Government health care programs, such as Medicare, Medicaid, and TRICARE, will not make payments to health care providers for procedures or treatments that are not “medically necessary.” As a condition to payment for services, health care providers must certify that the services for which they seek payment were necessary and can be supported by medical evidence.
Some health care providers may intentionally provide medically unnecessary treatments or procedures to patients as a means of increasing their reimbursement from the government. This type of fraud is in violation of the False Claims Act and can serve as the basis for a qui tam lawsuit under the act.
Recent Real World Examples of Medically Unnecessary Services False Claims Act Cases:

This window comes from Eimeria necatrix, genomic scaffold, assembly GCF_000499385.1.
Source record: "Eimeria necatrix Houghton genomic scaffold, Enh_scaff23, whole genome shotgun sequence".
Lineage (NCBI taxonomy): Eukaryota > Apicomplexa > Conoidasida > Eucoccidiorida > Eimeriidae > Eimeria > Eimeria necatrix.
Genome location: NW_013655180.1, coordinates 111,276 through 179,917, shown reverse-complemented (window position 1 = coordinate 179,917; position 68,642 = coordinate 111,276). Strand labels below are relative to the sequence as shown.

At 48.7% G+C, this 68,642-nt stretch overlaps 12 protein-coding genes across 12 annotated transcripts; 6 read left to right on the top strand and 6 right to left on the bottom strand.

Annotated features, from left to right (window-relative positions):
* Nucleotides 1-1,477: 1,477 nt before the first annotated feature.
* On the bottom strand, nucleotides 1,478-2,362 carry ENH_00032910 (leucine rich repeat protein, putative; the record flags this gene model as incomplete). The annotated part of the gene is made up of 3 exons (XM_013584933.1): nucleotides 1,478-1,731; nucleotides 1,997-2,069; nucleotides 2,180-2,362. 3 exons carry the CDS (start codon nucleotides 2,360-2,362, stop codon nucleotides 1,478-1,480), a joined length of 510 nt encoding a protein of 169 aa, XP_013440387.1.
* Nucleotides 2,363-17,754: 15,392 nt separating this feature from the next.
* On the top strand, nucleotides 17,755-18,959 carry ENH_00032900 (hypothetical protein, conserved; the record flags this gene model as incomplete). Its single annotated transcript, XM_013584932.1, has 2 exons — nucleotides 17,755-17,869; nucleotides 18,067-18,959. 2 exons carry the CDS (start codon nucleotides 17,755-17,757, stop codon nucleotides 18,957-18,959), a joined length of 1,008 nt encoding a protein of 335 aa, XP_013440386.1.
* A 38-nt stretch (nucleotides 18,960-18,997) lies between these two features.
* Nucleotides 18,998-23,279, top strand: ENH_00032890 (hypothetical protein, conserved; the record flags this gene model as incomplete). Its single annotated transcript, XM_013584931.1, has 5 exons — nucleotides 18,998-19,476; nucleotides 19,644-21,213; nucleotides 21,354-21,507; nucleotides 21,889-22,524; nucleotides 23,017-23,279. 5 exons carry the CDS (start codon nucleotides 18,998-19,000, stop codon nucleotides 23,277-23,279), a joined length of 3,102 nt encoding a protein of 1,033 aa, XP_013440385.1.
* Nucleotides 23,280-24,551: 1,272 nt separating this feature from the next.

- 2012: NextCare Inc., an urgent care provider, paid $10 million to resolve allegations that the company submitted false claims to federal and state health care programs by fraudulently billing for medically unnecessary allergy tests, H1N1 virus tests, and respiratory panel tests. The initial whistleblower, represented by Rabon Frazier LLP, shared in an award of over $1.6 million as a result of the settlement.
- 2010: FORBRA Holdings LLC, a national dental management company, paid $24 million to settle claims that it caused false claims to be submitted to Medicaid by billing for medically unnecessary services provided to indigent children. The medically unnecessary services that were allegedly provided to children and later billed to Medicaid included pulpotomies (“baby root canals”), anesthesia such as nitrous oxide, and extracting teeth, among others. The three whistleblowers who filed qui tam lawsuits received over $2.4 million.